As I write this in the middle of my workday, I think about the fact that as of 2:40 p.m. I started working for free. Those calls I made, emails I sent, clients I spoke with—all for free. The grocery store cashier who rang up my groceries, the journalist who interviewed me on how to fight gender inequity, and the customer service representative who helped me were all women and thus also all working for free.
This may sound hyperbolic, but it is a fact that compared to all men in the United States, women make an average of $0.82 cents for every dollar a man earns. That means, when you consider a typical 9:00-5:00 work day, women begin working for free at 2:40 p.m. Take a moment. Imagine everything that you did after 2:40 p.m. today. And now imagine every day receiving no money for those two hours and twenty minutes of your time while your male co-workers are paid in full—for the same quality and amount of work. It doesn’t feel fair, right?
This year, we mark March 24, 2021 as Equal Pay Day—the day that an average woman, working full-time, was finally paid the same amount that an average man earned in 2020 alone. As we mark this day, it is critical to appreciate the intersectionality of equal pay: Black women are paid 63 cents for every dollar a white man earns; Native women are paid 60 cents for every dollar a white man earns; and Latinas are paid 55 cents for every dollar a white man earns. Vietnamese women are paid just 67 cents, Hmong women are paid just 61 cents, and Burmese women are paid just 52 cents for every dollar a white man earns.
These pay inequities are not coincidental. They are written into our laws. Take one example: the subminimum wage for tipped workers. Federal law states that employers only have to pay tipped workers $2.13 an hour if they are receiving tips. Nearly 7 in 10 tipped workers are women, and many are women of color. Even amongst tipped workers, women of color are at a disadvantage: for instance, an average Black female tipped restaurant worker is paid nearly $5 per hour less than a white male tipped worker.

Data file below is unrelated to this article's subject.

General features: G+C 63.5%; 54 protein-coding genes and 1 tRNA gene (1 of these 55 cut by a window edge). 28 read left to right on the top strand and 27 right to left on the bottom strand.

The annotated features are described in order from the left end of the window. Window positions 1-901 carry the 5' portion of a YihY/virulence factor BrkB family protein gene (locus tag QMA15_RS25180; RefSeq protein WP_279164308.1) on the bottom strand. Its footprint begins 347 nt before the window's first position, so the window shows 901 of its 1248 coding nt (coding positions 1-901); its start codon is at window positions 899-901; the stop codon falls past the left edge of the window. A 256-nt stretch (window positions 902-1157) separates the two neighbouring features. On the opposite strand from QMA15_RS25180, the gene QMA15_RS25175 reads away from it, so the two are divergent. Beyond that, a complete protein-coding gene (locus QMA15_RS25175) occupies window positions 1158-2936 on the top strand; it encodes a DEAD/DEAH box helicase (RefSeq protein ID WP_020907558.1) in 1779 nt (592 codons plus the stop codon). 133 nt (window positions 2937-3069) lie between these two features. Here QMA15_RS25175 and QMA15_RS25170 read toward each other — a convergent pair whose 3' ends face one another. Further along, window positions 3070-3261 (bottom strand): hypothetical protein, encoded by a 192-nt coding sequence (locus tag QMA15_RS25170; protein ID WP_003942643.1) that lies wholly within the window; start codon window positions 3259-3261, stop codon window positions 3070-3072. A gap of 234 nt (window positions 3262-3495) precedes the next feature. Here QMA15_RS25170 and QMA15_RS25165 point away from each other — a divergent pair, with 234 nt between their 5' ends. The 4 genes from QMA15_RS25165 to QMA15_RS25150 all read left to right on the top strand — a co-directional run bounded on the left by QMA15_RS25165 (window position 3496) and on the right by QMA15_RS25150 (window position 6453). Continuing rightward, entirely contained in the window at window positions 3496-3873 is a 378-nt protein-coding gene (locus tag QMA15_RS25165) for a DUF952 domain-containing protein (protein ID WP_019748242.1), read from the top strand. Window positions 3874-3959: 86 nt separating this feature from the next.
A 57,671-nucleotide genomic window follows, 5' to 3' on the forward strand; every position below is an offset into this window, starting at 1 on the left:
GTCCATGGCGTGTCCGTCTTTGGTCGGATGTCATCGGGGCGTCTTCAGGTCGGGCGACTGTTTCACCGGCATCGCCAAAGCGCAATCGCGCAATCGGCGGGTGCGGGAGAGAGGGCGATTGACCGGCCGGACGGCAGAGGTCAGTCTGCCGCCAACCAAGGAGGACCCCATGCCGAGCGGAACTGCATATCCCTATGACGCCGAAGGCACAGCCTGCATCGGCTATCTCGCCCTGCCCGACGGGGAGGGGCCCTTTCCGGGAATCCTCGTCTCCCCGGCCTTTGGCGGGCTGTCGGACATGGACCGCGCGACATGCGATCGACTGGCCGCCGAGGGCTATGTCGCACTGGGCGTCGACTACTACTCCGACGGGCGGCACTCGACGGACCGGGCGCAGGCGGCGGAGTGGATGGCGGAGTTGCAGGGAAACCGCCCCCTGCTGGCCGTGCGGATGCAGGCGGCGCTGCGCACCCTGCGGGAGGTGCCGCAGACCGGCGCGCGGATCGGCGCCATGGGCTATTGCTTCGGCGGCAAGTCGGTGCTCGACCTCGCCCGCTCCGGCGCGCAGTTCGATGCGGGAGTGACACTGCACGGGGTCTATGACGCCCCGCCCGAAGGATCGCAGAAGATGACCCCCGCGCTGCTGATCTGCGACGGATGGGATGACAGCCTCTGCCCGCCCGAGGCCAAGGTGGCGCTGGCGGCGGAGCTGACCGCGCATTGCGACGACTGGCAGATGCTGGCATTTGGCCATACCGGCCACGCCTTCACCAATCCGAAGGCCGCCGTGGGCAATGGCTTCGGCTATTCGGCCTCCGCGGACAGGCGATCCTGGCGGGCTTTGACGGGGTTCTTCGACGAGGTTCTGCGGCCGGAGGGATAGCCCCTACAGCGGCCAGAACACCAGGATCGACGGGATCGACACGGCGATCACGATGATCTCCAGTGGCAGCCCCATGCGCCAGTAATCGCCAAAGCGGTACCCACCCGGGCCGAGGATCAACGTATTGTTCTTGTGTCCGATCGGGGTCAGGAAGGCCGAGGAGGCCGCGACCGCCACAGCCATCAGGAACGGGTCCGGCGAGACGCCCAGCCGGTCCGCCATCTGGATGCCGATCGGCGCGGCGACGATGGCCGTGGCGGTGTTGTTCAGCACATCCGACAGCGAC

This devaluation has real impact. Many tipped workers are paid too little to qualify for unemployment benefits, which have provided a critical safety net during the pandemic. And because they have to rely on the goodwill of customers just to make minimum wage, tipped workers are forced to choose on a daily basis whether to report a harassing customer or earn enough to feed their families. Because of these inequities, advocates in California and six other states have successfully fought to abolish the subminimum wage, but workers in 43 states are still only paid a subminimum wage.
Take a moment of your time, and call your senator: 202-224-3121. Let them know you demand equal pay for equal work, and ask them to support the Raise the Wage Act, which would create a $15 minimum wage and abolish the tipped subminimum wage. After all, as of 2:40 p.m., we women are working for free anyway, so let’s make our time count.